Lilies and Amaryllids have much in common. One of the chief distinctions is that the lilies have the fruit superior, the amaryllids fruit inferior. By this we mean that the petals and sepals, in these plants called the perianth, seem on the young seed vessel in the amaryllids, and below it in the lilies. We see therefore by our cut that the Bomarea is one of the amaryllids. Most of the amaryllids known to our readers are low bulbous plants, but the Bomarea is a climbing greenhouse plantt and is of great beauty. It is properly one of an old, and in the days of the old gardeners, well-known genus called Alstroemeria, and as the writer of this saw it when it flowered in Mr. Bull's new plant establishment a few years ago, we do not know now any reason why it should not be an Alstroemeria. Sir Wm. Hooker, however, seems to have considered it to have some good distinctions from Alstroemeria, and so with such good authority we must let the name go as it is.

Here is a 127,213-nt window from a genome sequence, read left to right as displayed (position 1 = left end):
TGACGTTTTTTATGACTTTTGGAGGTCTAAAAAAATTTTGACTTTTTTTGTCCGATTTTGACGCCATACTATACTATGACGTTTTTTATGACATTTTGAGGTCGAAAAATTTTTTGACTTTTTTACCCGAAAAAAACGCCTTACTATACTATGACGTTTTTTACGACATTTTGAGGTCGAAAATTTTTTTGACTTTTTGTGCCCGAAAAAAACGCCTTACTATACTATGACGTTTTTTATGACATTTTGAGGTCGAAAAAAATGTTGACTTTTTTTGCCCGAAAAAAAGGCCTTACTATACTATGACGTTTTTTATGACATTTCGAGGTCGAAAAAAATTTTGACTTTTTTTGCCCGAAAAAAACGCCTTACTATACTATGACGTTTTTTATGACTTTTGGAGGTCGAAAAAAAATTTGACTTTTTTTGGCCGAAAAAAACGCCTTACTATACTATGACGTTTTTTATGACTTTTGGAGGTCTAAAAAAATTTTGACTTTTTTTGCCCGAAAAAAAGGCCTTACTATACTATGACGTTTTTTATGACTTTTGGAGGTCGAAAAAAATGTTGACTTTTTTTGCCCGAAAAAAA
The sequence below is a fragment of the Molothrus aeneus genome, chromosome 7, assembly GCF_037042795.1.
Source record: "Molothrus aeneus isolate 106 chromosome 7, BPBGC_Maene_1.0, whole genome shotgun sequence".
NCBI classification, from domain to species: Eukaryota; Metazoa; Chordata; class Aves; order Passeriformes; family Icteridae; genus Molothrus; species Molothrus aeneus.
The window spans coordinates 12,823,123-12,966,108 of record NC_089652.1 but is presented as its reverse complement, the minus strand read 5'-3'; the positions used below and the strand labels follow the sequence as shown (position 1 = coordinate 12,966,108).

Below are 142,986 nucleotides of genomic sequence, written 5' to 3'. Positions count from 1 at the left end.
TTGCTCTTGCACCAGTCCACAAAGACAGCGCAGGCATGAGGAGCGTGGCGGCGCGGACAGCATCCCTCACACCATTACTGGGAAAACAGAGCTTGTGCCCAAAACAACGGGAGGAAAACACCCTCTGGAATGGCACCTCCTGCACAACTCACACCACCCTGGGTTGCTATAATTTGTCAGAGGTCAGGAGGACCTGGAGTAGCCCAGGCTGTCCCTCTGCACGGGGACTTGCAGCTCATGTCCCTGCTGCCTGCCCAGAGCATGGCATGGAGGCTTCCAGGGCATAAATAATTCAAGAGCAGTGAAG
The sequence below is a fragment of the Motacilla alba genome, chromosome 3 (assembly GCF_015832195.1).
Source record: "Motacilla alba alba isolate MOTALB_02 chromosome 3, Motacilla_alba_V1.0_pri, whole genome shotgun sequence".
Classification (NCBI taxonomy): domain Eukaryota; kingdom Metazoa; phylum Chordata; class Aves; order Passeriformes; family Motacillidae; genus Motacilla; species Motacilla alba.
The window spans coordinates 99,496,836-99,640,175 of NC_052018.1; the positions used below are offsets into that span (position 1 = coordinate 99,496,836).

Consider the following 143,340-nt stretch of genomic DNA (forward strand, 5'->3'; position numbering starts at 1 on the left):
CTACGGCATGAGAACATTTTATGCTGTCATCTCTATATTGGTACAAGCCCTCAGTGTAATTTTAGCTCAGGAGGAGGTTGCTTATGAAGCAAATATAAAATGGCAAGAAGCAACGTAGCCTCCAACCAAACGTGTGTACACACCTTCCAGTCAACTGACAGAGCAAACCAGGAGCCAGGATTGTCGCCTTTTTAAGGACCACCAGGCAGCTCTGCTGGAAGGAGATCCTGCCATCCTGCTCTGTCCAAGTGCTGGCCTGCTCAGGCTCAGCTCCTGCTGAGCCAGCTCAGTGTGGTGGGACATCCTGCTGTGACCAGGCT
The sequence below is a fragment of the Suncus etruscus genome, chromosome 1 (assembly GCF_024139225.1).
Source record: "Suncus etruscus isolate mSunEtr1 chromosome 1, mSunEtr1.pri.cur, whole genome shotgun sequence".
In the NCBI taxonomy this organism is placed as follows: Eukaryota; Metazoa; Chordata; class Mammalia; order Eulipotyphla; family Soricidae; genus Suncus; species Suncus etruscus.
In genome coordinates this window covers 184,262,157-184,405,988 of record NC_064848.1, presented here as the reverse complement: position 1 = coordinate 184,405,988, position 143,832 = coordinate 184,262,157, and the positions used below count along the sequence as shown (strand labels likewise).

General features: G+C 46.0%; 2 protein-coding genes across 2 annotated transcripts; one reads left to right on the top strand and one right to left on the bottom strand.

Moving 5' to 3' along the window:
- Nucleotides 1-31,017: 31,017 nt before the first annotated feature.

BOMAREA CARDERI.

BOMAREA CARDERI.

There are some half a dozen of those allies of Alstroemeria known as Bomarea, all pretty. But of this one Mr. Bull says, and with which we wholly agree:

"The most beautiful of the Bomareas yet introduced. It is a glabrous twining plant, with dark purplish stems, and produces its charming bell-shaped flowers in pendulous terminal umbellate cymes; the large heads of blossom making the plant a most attractive object. The individual flowers, in size and shape, remind one somewhat of those of Lapageria rosea, but are rather more contracted towards the mouth, and of a lighter rose pink color, and the ends of the segments are spotted with purplish brown. It has been sent from the United States of Colombia by one of my collectors, and is an extremely handsome greenhouse climber."